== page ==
“More ethnically and economically diverse than the typical Mormon ward, its roughly 200 congregants are drawn largely from Northeast Washington and have included deported immigrants, a teen shot dead in gang violence, refugees from African wars, and youths who depend on the church for meals, tutoring for class and support to pay for Boy Scout camp,” the Post reported.
The writer seemed surprised to find that most ward members are Democrats. Still, one said, “I’d welcome him with open arms.”
One who would not welcome Romney to Washington with open arms is fellow Mormon Senator Reid. When Romney made his now-infamous comment that seemed to write off the 47 percent of Americans who “are dependent upon government … believe that they are victims … believe the government has a responsibility to care for them,” Reid was quick to comment that Romney had “sullied” their religion and that the GOP presidential challenger “is not the face of Mormonism."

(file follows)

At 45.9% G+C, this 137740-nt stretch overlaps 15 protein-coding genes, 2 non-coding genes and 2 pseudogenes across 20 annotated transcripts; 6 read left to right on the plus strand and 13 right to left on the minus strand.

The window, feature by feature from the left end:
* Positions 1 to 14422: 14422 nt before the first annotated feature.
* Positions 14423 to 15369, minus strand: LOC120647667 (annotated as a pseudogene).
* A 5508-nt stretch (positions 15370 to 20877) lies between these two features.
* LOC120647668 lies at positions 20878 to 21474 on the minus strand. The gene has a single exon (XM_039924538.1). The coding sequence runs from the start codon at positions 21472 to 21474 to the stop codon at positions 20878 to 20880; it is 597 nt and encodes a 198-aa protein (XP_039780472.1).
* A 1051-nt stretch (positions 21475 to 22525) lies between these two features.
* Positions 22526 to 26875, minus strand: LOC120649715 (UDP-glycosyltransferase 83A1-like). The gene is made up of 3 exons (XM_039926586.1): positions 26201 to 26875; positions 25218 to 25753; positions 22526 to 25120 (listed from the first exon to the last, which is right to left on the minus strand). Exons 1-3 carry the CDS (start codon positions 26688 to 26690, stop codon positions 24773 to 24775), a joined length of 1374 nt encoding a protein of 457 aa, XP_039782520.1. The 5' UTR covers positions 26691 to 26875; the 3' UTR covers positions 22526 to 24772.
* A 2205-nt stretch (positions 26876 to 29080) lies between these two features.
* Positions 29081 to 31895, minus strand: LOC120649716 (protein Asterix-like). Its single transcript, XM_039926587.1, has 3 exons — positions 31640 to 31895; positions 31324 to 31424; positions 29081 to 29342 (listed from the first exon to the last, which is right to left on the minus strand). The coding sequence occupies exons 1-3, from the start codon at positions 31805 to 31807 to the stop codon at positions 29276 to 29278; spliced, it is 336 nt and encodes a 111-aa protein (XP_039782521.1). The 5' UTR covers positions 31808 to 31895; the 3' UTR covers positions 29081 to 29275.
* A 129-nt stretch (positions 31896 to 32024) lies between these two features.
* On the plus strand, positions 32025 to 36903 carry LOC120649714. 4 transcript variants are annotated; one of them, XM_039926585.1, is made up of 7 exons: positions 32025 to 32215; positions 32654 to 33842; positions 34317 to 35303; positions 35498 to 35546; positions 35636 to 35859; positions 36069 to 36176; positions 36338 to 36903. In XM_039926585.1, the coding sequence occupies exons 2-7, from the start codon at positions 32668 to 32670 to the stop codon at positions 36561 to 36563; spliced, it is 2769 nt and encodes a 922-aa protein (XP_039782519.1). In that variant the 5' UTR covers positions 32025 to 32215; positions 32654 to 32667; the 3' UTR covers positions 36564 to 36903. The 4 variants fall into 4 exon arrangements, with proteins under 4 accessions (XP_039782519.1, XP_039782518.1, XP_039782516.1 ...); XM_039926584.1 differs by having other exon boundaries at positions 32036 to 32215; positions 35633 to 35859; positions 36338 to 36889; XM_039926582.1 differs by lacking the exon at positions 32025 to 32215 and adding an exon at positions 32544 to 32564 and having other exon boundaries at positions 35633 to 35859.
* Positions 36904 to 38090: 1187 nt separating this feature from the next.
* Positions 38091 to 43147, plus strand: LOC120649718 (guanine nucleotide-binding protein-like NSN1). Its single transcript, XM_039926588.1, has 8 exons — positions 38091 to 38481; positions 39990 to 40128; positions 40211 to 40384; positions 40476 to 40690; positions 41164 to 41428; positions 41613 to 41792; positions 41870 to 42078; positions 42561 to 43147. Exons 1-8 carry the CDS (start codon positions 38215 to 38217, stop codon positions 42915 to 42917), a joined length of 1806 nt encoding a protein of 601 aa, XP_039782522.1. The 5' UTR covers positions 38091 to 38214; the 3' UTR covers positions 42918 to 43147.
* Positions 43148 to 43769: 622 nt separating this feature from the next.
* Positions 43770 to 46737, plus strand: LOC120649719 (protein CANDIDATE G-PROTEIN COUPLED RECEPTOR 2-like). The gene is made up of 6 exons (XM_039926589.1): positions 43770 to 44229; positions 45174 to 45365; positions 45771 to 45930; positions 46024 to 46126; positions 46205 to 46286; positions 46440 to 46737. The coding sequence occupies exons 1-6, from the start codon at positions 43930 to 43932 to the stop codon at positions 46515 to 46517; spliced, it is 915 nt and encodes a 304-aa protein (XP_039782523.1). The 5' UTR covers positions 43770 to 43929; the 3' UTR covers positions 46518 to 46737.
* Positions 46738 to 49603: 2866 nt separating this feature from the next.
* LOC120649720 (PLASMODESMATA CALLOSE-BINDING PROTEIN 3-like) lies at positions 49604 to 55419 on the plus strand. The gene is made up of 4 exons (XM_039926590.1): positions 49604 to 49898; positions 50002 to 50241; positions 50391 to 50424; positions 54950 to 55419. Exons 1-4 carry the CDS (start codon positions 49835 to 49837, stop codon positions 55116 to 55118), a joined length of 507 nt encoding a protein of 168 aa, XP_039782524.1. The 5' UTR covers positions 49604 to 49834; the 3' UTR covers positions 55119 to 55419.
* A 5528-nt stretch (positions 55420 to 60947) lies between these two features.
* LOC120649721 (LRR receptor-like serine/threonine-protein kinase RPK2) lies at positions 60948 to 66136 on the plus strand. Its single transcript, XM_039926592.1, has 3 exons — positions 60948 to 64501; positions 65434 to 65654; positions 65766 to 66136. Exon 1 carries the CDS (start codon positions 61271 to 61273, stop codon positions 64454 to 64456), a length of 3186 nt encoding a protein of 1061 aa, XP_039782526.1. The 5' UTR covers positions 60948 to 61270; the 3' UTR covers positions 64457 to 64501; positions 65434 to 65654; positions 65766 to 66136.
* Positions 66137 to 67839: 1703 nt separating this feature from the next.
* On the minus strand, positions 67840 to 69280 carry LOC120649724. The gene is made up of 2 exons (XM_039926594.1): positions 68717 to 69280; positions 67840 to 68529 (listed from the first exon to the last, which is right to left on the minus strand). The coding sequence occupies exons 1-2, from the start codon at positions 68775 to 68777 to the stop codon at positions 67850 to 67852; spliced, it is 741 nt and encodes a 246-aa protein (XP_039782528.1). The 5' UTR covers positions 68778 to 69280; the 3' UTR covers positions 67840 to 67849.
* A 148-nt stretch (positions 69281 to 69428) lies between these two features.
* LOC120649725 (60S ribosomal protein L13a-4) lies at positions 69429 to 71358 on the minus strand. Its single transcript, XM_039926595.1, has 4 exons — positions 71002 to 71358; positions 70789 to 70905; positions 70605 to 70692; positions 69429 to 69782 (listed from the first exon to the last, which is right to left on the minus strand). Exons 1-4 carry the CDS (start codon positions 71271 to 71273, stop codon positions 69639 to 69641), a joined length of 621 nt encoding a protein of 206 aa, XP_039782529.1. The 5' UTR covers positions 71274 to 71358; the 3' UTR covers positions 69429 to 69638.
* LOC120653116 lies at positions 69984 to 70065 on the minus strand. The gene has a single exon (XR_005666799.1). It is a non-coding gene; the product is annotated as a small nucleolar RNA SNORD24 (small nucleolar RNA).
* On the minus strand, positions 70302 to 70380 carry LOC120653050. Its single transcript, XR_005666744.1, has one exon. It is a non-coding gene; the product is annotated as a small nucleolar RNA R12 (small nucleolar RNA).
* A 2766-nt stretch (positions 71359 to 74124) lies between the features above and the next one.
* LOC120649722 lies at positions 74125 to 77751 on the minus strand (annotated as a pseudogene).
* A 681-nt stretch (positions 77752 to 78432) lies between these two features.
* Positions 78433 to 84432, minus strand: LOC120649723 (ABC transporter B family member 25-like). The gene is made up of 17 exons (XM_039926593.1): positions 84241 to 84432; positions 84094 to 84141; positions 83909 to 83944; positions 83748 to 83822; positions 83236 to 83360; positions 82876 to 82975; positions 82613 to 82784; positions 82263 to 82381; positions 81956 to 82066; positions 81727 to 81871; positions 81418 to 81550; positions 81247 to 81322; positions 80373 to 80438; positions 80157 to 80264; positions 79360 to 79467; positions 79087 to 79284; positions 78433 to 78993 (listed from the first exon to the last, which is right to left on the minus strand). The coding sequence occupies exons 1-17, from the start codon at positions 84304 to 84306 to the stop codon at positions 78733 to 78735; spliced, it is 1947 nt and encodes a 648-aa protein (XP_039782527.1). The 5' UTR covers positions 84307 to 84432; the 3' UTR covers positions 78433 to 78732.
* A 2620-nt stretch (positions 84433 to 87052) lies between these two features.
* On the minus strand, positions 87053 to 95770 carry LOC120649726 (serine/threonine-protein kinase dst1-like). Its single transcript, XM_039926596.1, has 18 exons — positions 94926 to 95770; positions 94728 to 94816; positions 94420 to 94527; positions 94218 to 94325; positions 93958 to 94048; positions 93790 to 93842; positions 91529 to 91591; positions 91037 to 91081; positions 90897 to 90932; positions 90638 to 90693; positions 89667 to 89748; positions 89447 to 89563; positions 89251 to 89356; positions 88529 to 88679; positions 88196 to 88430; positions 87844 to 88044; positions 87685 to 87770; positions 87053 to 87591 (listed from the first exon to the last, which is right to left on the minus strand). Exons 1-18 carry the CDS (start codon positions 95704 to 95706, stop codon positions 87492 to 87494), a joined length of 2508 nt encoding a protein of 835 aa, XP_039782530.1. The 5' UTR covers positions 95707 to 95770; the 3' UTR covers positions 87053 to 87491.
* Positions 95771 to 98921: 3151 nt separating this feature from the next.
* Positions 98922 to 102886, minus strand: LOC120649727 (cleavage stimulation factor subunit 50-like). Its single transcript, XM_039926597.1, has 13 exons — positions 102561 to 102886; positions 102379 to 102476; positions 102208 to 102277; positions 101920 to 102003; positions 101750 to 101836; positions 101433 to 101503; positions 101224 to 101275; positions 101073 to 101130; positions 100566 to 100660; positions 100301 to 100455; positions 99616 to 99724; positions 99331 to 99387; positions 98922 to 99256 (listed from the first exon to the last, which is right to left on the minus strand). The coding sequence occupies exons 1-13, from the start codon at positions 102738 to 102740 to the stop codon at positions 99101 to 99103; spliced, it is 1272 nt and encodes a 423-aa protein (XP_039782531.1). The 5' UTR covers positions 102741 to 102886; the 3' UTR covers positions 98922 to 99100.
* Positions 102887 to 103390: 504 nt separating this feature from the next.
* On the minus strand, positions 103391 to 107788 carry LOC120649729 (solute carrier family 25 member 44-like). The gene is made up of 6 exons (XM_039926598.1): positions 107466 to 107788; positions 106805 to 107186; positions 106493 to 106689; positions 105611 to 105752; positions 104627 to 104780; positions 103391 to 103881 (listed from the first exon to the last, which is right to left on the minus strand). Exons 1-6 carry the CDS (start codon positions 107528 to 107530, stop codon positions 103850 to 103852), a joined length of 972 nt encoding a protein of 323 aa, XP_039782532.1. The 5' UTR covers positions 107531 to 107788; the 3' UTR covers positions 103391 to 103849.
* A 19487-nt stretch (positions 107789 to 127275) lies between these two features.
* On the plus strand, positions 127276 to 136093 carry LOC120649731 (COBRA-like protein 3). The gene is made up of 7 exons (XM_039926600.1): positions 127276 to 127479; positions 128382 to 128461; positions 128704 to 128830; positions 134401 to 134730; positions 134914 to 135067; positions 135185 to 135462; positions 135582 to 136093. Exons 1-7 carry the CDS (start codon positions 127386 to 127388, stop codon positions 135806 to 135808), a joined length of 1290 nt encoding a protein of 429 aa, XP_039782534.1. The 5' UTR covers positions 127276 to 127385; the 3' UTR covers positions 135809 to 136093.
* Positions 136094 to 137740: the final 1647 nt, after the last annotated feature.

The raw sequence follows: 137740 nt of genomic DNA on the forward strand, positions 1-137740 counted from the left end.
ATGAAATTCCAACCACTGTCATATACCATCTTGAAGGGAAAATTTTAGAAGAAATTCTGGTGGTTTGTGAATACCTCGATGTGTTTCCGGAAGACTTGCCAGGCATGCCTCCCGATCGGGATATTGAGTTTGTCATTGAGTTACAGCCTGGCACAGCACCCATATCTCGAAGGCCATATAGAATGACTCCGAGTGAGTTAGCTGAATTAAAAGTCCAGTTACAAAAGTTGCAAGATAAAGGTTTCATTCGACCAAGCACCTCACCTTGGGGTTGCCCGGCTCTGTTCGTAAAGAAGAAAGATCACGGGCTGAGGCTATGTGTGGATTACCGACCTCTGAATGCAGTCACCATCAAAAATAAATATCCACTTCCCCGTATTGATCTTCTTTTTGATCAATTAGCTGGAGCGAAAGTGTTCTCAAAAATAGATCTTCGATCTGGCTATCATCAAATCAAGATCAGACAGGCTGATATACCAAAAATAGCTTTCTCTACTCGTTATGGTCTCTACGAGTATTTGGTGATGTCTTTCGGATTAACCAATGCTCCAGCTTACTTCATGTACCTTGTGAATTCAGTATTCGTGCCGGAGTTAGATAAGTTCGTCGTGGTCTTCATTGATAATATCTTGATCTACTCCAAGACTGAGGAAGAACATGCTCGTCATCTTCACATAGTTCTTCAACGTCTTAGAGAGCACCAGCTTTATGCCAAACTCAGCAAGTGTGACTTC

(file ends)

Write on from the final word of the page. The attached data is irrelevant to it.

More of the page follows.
In The Washington Post’s “Belief Watch” column, Lisa Miller puts Romney’s controversial “47 percent” remark to wealthy donors in historical and theological perspective.
“Mormons regard thrift, industry and self-reliance as non-negotiable obligations,” she writes. But, she adds, “The dark side of the Mormon devotion to self-reliance is a corresponding horror of failure and dependency on outsiders.”
“A good Mormon wants to care for others in need, but he doesn’t want to be cared for,” she writes. “If in dire straits, he should seek help first from family and then from his church community – not from government assistance.”
Not all Mormons agree with Romney’s apparent interpretation.